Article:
It seems that drama in Kelly’s mind must be synonymous with potential danger. In order to achieve potential danger, therefore, he must create characters who are unimaginably highly strung, constantly on the edge of launching into a violent fit, and who carry weapons. The first example of this bizarre narrative tendency comes at the end of the very first Chapter, when Kelly is about to be discovered hiding in the closet: his immediate reaction is to “pull my Beretta out”. We didn’t know he even had a Beretta, let alone can we see why it is needed at this moment. This continues to happen throughout, usually at completely unnecessary moments: when Sylvester is confronted with Rufus’ gay love affair, when James - the policeman - thinks he hears Gwendolyn crying, when Sylvester hears a simple knock at his front door, and on and on…

'Blood everywhere...'
'Blood everywhere...'
Even more than this, the chain of events in Trapped in the Closet show that Kelly has never thought particularly hard about how to tell a story that flows, is understandable - or even physically possible. There are numerous instances that display a comically poor grasp of storytelling basics; see, for example the moment when Twan is shot. The idea is clearly that we are kept in suspense about exactly why there is “blood everywhere” at the beginning of Chapter Seven, since all three characters we know to be in the scene are alive and well. However, the two minutes or so for which this nonsensical secret is kept offscreen (and the fact that Twan is immediately subsequently A-okay) simply beggars belief, making anyone who knows the slightest thing about script writing want to shoot somebody.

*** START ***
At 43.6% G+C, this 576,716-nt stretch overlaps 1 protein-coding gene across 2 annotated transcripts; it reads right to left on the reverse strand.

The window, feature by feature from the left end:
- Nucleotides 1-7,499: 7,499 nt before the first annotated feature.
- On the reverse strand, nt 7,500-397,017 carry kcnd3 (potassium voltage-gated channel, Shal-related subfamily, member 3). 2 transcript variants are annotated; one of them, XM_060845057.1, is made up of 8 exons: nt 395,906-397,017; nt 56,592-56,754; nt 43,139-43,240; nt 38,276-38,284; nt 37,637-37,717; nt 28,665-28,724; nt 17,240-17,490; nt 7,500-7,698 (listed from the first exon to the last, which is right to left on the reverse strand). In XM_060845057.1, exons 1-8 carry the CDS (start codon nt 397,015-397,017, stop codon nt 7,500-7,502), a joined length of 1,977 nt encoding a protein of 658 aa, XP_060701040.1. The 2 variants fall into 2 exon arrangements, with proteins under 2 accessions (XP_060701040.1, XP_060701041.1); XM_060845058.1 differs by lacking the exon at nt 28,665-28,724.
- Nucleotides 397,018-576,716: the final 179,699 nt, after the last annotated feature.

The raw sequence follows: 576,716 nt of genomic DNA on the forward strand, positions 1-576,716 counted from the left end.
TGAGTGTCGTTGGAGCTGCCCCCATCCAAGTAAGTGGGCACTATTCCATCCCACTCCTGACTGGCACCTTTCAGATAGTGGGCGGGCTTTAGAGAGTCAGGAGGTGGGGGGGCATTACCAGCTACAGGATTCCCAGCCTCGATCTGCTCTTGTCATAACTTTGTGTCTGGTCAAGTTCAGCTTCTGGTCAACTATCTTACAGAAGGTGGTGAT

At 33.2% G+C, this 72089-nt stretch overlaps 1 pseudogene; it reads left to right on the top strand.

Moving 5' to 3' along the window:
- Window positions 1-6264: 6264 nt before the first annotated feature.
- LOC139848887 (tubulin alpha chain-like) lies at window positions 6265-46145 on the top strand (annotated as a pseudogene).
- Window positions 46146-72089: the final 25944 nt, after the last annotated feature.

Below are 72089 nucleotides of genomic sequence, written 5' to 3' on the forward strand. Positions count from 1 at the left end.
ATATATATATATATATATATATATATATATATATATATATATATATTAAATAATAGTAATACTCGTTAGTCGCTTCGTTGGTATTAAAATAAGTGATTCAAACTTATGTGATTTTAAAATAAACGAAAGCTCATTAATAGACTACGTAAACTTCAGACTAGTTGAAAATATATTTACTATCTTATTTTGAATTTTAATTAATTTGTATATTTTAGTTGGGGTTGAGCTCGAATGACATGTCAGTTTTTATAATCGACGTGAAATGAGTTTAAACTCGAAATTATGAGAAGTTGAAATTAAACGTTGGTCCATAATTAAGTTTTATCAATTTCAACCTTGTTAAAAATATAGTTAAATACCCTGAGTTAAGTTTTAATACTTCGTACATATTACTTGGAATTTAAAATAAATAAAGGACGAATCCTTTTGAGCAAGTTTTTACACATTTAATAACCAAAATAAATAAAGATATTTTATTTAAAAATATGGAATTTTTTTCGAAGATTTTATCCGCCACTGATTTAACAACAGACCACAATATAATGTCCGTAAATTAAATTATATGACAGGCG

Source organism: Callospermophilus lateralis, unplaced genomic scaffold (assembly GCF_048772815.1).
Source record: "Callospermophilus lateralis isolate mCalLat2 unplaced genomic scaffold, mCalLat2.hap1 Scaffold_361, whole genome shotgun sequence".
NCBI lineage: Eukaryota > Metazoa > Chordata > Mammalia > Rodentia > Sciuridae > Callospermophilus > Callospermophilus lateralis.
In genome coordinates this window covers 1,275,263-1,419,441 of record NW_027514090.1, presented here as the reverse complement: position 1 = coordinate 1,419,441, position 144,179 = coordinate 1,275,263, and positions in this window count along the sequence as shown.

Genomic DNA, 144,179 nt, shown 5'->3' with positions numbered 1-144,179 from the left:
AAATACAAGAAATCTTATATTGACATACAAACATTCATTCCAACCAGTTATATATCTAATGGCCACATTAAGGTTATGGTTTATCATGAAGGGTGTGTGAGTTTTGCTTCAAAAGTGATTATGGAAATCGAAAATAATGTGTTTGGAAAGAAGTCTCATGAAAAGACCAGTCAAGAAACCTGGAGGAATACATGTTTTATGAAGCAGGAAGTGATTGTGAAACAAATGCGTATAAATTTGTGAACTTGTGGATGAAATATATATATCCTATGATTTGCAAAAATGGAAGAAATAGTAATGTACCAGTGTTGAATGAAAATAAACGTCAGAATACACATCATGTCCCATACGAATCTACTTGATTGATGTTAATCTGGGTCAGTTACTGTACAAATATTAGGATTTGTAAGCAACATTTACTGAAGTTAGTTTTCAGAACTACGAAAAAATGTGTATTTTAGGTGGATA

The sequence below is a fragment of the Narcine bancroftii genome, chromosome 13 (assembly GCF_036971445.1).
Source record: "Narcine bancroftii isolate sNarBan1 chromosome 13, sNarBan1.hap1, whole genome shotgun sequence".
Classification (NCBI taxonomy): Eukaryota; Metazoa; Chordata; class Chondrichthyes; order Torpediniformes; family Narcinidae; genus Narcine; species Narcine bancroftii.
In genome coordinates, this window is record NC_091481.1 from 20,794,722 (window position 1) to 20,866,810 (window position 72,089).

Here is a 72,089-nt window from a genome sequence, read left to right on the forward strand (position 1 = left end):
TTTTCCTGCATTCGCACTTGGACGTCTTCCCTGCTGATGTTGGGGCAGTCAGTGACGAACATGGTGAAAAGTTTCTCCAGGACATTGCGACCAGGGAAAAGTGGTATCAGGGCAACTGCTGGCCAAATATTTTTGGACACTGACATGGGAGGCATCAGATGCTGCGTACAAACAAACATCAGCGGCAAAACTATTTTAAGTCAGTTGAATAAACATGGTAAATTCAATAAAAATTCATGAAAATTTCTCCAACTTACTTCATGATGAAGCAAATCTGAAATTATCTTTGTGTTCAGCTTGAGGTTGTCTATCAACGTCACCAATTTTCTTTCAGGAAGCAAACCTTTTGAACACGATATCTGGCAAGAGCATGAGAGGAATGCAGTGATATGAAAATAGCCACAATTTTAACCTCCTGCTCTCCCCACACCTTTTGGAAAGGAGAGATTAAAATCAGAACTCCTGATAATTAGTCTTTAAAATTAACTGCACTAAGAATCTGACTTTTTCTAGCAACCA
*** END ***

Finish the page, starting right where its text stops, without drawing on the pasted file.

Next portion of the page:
Similarly, there are just so many things that are simply impossibilities (James flashing down Sylvester from behind when he must just have come from the direction Kelly is heading), unfeasible (Bridget’s decision to call a number she found in her husband’s pocket at a time of crisis) or just plain odd (Sylvester deciding to stay in Cathy and Rufus' house after continually requesting to leave).

'I'm not gonna die, at least not today...'
'I'm not gonna die, at least not today...'
Yet, being trapped in a world that operates in this strange way - a way that suggests not mere bad writing, but rather an entirely different conception of our world’s logic - is addictive, intriguing, and undeniably thrilling - be it in an ironic or sincere way. This is the thing with Trapped in the Closet: it is not just another example of something that is so-bad-it’s-funny: the specific ways in which it is ‘bad’ are so peculiar, so original and so unique that it practically requires judgement by a whole new set of criteria. I have come to the conclusion that this must be because it is the brainchild of a man whose mind works in a very different way to the kind of person who we usually find telling stories. This is a man who doesn’t consider a 42 minute hip-hopera voiced entirely by one person a funny concept, but does think that calling a decrepit, spatula-weilding old woman “a G, no doubt” is hilarious. Kelly’s mind is a twilight zone - one that it is infinitely entertaining to get a glimpse into.

"So Damn Twisted"

Indeed, one of the final, and finest, pleasures involved in watching Trapped in the Closet is trying to work out exactly what Kelly’s stance on his subject matter is. For example, clearly his driving thesis is that we should not hide in the “global closet” and that infidelity leads to deception, which leads - directly - to violence. There are, however, apparently degrees of badness within the adultery spectrum. It is a graver crime, for instance, to cheat on a partner in their own house than it is to do it elsewhere. Equally, it is infinitely more “shocking” if the affair is a homosexual one, and downright “twisted” if it is with someone of significantly smaller bodily proportions - say, a midget…